Associational virtues of Nepalis raise the costs to the ascent of autocracy. The rise of Gesellchaft in Nepal-associations, federations and networks of municipalities, Gaon Palikas, human rights, trade union, business chamber, consumer, irrigation, community forestry, lawyers, women, students, professors, teachers, etc. has lowered the cost of collective action. But in no way they have created a condition for enduring political stability. The erosion of state’s institutional muscles, corrosive partisan effects in their life and frailty to churn the morality of meritocracy of the public institutions in matters of service delivery and realisation of universal rights are waiting for reforms.
The life of Nepali Gemeinschaft has sustained a balance between individualism and a commitment to public goods. As the financial resources of Nepali state are inadequate to fulfil the basic needs, involvement of private, NGOs and voluntary activities in community works, such as education, health, infrastructure, energy, business, drinking water, jobs, etc. is essential for their welfare. Their autonomy from the state is meant for enforcing the accountability to the community in which minority rights are matched with majority rule. As a non-negotiable space, community offers the Nepali polity a chance to interact with local authorities, political parties, civil society, media, interest groups and voluntary associations in public hearing and curb the sinister effects of mega organisations on citizens’ lives.
The community values hone the economy of affection easing citizen participation in the productive activities. It aids the spiritual, ethical, ecological, social and political ethics and prevents the fear of oppression and cultural cringe. The gush of Jayatu Sanskritam in the past and Guthi movement now has rediscovered what is vital to harness community resilience. Cultural awareness of Nepali communities is growing at home and abroad opening many Gemeinschalfts of diasporas and of Tharu, Newar, Gurung, Magar, Teli, Yadav, Khas, Thakali, etc. It is easing socialisation enabling Nepalis to become rational and autonomous, in-group social capital formation and an interface with the Gesellchaft which surged as a need to push right-based discourse, renew social bonds and public life.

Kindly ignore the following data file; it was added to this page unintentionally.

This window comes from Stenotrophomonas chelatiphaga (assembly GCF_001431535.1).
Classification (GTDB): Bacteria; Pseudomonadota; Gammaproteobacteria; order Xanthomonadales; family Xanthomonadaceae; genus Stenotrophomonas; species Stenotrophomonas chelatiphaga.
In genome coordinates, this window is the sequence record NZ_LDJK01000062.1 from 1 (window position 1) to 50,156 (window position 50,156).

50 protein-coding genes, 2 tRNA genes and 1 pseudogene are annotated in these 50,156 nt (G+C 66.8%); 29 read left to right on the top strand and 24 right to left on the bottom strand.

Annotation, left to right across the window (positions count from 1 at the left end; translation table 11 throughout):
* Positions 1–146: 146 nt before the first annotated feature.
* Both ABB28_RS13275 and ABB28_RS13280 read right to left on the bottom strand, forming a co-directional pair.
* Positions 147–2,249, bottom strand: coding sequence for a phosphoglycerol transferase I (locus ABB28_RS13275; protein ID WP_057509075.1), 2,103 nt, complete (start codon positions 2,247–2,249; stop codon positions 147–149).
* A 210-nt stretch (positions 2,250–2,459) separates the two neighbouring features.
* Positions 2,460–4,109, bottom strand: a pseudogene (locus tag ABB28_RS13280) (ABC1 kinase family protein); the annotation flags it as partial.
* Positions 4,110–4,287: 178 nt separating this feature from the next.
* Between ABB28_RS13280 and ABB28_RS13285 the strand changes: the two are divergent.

Nepali leaders have to restore common sense wisdom to politics and build citizens’ civic competence in multi-task engagement. One way is public knowledge about community affairs. The other is freeing multilevel polity from the fear of capture and manipulation. Only then voting makes a good citizen and increases the circle of empathy beyond afno manchhe (tribal loyalty) to constitutional patriotism.
Active citizens are daily involved in public affairs of community, attach to the polity and overcome the unconcern to political life stoked by rising expectations generated by leaders and the shortfall of governance. This evokes some agonising questions: how does the value of Nepali citizenship survive the pressure of globalisation of awareness, education and better opportunities abroad than staying at home? How can community be able to restore civic pride in its social and political system and engage in national reconstruction? At a time when private money plays an influential role in public affairs rather than one person, one vote, only the revival of public realm, repairing solidarity and strengthening the sphere of social justice can attend public interest.
The dawn of duty in Nepal can provide a hope for bolstering national community, the state, which can deal efficiently the macro issues of public concern like poverty, violation of human rights, civil conflicts, ecocide, imbalance of minority’s representation and deprivation of the majority from sustainable livelihoods. Social bonds are well connected with nature and ritual performance of citizens to hone shared commitment to peaceful life. With altruistic yearning, Nepali community of all hues had performed peace rituals for conflict and earthquake victims. Intra-religious activities for peace have built a modicum of trust for cooperative action and sought to de-legitimize political violence.
The elite revolution has let the majority of Nepalis suffer from context-free individualism that is aspiring for the warmth of community. Social ills like moral anarchy, political corruption, gender violence, decay of public institutions, crime, joblessness, drug abuse, etc. are too high a cost for civic order. In this context, Nepali leaders have a moral duty to bequeath for the posterity a habitable place fit to be lived in. Nepalis relish cultural and social diversity and tolerate many worldviews, beliefs and practices as a source of national resilience. Local effort to shore up community virtues can make it competitive to cope with the globalisation challenges and multi-level tension on core public issues such as finance, personnel, skill, infrastructure and leadership.
A robust multi-level governance with rules, regimes, leadership and institutions is vital to manage diversity and enforce the integrity and duty of leaders. It is only with the conscience of community that public figures can provide a role model for the Nepalis. But elected leaders need to come out of self-enclosed world of ad and stand above the circle of relatives, followers and clients that indulge them in patronage expansion, not public works beneficial to all citizens. The triumph of community life lies in its members’ common policy orientation unbounded by partisan interests and profits but willingness to commit human and financial capital for common good. The growth of innovative social institutions and entrepreneurships helps modernise public spirit of communities and build their basic decency.
(Former Reader at the Department of Political Science, TU, Dahal writes on political and social issues)